Page images

to us, with useful employments and harmless pleasures,-to practice that industry, activity, and order, which the course of the natural world is constantly preaching.

9. Let not the passions blight the intellect in the spring of its advancement; nor indolence nor vice canker the promise of the heart in the blossom. Then shall the summer of life be adorned with moral beauty,-the autumn yield a harvest of wisdom and virtue, and the winter of age be cheered with pleasing reflections on the past, and bright hopes of the future. Monthly Anthology.


On the Swiftness of Time.

1. THE natural advantages which arise from the position of the earth we inhabit, with respect to the other planets, afford much employment to mathematical speculation,-by which it has been discovered, that no other conformation of the system could have given such commodious distributions of light and heat, or have imparted fertility and pleasure to so great a part of a revolving sphere.

2. It may perhaps be observed by the moralist, with equal reason, that our globe seems particularly fitted for the residence of a being, placed here only for a short time, whose task is to advance himself to a higher and happier state of existence, by unremitted vigilance of caution, and activity of virtue.

3. The duties required of man, are such as human nature does not willingly perform, and such as those are inclined to delay, who yet intend, at some time, to fulfill them. It was therefore necessary, that this universal reluctance should be counteracted, and the drowsiness of hesitation wakened into resolve, that the danger of procrastination should be always in view, and the fallacies of security be hourly detected.

4. To this end all the appearances of nature uniformly conspire. Whatever we see, on every side, reminds us of the lapse of time and the flux of life. The day and night succeed each other; the rotation of seasons diversifies the year; the sun rises, attains the meridian, declines and sets; and the moon, every night, changes its form.

5. The day has been considered as an image of the year, and a year as the representation of life. The morning answers to the spring, and the spring to childhood and youth. The Roon corresponds to the summer, and the summer to c Fal'-la-cies, false appearances, decelts.

a Coun-ter-act'-ed, acted in opposition. Pro-cras-ti-nation, delay.

the strength of manhood. The evening is an emblem of autumn, and autumn of declining life. The night, with its silence and darkness, shows the winter, in which all the powers of vegetation are benumbed; and the winter points out the time when life shall cease, with its hopes and pleasures.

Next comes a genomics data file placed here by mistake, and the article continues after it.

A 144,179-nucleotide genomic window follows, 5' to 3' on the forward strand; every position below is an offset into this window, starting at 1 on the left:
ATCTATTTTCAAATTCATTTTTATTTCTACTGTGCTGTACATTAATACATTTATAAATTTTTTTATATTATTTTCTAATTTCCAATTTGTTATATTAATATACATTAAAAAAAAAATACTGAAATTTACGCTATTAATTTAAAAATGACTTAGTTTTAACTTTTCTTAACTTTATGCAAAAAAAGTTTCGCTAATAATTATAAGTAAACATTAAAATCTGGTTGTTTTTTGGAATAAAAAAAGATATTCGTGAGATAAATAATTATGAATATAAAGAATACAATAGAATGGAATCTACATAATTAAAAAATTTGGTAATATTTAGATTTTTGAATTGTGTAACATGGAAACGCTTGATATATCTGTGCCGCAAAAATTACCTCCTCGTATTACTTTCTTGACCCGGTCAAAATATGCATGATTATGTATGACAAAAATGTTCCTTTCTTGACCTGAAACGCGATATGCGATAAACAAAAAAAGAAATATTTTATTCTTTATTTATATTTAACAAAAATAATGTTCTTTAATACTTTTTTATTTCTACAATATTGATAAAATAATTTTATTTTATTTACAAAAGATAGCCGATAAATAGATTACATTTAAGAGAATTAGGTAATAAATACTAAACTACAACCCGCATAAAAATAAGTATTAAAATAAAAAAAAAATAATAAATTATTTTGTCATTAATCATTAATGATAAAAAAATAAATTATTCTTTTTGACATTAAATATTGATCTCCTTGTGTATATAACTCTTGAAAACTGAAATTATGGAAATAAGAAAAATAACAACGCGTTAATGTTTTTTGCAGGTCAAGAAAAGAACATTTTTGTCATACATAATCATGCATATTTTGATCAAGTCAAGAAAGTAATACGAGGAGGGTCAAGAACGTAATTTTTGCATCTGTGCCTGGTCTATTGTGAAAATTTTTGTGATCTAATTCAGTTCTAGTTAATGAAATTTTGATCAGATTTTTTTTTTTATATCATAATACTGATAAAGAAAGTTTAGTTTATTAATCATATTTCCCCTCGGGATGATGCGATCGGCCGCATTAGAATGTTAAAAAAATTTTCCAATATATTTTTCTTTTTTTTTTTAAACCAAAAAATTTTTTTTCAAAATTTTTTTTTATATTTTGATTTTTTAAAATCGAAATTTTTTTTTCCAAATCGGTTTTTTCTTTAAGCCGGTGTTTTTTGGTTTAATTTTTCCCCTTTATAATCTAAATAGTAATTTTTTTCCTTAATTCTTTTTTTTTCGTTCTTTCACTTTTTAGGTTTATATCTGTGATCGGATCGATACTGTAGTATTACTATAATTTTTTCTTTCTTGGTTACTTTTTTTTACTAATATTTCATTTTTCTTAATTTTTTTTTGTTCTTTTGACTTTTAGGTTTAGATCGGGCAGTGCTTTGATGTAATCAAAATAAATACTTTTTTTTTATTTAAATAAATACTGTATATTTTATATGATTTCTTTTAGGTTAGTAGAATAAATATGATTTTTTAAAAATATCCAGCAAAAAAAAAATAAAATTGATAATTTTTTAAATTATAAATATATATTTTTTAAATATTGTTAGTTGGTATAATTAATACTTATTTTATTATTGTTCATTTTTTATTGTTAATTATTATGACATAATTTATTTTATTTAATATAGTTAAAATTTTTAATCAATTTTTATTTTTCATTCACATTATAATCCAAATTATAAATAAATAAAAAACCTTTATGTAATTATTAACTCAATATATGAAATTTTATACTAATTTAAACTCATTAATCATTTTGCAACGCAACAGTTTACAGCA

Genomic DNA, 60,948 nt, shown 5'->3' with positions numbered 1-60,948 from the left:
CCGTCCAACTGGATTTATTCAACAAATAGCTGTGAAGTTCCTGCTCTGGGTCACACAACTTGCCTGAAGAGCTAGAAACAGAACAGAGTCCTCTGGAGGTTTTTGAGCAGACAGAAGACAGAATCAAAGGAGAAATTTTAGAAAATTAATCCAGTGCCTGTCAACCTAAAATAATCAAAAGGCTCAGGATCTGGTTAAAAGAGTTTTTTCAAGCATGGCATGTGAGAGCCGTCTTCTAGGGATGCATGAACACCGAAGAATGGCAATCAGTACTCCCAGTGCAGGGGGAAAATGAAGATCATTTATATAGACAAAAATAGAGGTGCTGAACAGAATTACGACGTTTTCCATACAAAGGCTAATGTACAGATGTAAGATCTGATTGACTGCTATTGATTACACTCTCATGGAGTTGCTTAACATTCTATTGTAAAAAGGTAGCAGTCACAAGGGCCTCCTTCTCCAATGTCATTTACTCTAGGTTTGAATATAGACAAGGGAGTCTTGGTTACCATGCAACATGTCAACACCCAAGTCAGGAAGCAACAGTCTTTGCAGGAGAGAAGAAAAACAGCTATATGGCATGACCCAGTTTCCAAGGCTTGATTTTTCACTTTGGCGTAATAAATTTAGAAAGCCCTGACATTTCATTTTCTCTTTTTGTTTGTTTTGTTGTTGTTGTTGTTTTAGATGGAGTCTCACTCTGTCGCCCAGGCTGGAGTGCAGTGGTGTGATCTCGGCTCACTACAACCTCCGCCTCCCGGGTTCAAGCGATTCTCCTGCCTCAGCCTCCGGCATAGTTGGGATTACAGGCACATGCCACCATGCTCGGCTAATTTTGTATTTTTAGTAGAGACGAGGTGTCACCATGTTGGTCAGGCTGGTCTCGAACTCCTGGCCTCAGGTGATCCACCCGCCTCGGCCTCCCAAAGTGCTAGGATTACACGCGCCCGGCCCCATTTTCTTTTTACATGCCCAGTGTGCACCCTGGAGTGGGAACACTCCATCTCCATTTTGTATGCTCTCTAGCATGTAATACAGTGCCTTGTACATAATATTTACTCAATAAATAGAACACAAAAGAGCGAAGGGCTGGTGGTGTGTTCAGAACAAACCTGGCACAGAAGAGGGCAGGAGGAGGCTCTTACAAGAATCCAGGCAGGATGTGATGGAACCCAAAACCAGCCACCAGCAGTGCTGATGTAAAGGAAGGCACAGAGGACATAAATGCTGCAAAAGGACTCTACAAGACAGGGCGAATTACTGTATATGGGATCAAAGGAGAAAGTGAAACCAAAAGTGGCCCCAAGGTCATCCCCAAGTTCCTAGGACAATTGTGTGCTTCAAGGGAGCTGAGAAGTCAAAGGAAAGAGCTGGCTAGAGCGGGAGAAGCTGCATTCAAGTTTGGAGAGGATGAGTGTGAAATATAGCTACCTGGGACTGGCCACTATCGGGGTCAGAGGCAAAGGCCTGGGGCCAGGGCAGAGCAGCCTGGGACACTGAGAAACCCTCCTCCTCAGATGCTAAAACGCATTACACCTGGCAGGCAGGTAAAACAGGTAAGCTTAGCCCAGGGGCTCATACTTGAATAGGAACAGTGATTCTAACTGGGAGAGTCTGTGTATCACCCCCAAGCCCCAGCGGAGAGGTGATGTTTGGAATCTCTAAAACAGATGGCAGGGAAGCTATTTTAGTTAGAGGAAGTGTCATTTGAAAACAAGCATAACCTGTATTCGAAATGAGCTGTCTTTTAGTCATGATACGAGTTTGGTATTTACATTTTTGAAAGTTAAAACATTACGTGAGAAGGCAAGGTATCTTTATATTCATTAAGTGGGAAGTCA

6. He that is carried forward, however swiftly, by a motion equable and easy, perceives not the change of place but by the variation of objects. If the wheel of life which rolls thus silently along, passed on with undistinguishable uniformity, we should never mark its approaches to the end of the course. If one hour were like another,-if the passage of the sun did not show that the day is wasting,-if the change of seasons did not impress upon us the flight of the year,-quantities of duration, equal to days and years, would glide unobserved.

7. If the parts of time were not variously colored, we should never discern their departure or succession; but should live, thoughtless of the past, and careless of the future, without will, and perhaps without power to compute the periods of life, or to compare the time which is already lost with that which may probably remain.

8. But the course of time is so visibly marked, that it is even observed by the passage, and by nations who have raised their minds very little above animal instinct: there are human beings, whose language does not supply them with words by which they can number five; but I have read of none that have not names for day and night, for summer and winter.

9. Yet it is certain that these admonitions of nature, however importunate, are too often vain; and that many, who mark with such accuracy the course of time, appear to have little sensibility of the decline of life. Every man has something to do which he neglects; every man has faults to conquer which he delays to combat.

10. So little do we accustom ourselves to consider the effects of time, that things necessary and certain, often surprise us like unexpected contingencies. We leave the beauty in her bloom, and, after an absence of twenty years, wonder at our return to find her faded. We meet those whom we left children, and can scarcely persuade ourselves to treat them as men. The traveler visits, in age, those countries through which he rambled in his youth, and hopes for merriment at the old place. The man of business, wearied with unsatis factory prosperity, retires to the town of his nativity, and ex

a Em'-blem, a representation of something.

b Im-por-tu-nate, pressing with solicita c Con-tin'-gen-cies, casual events. [tion

pects to play away his last years with the companions of his childhood, and recover youth in the fields where he once was young.

11. From this inattention-so general and so mischievous— let it be every man's study to exempt himself. Let him that desires to see others happy, make haste to give while his gift can be enjoyed; and remember, that every moment of delay takes away something from the value of his benefaction ; and let him who proposes his own happiness, reflect, that while he forms his purpose the day rolls on, and " the night cometh when no man can work." Dr. Johnson.


The unhappiness resulting from unrestrained passions.

1. THE passions are those strong emotions of the mind, which impel it to desire and to act with vehemence. When directed toward proper objects, and kept within just bounds, they possess a useful place in our frame,-they add vigor and energy to the mind, and enable it, on great occasions, to act with uncommon force and success; but they always require the government and restraint of reason.

2. It is in the mind just as it is in the body. Every member of the body is useful, and serves some good purpose. But if any one swell to an enormous size, it presently becomes a disease. Thus, when a man's passions go on in a calm and moderate train, and no object takes an inordinate hold of any of them, his spirit is in this part sound, and his life proceeds with tranquillity. But if any of them be so far indulged and left without restraint as to run into excess, a dangerous blow will then be given to the heart.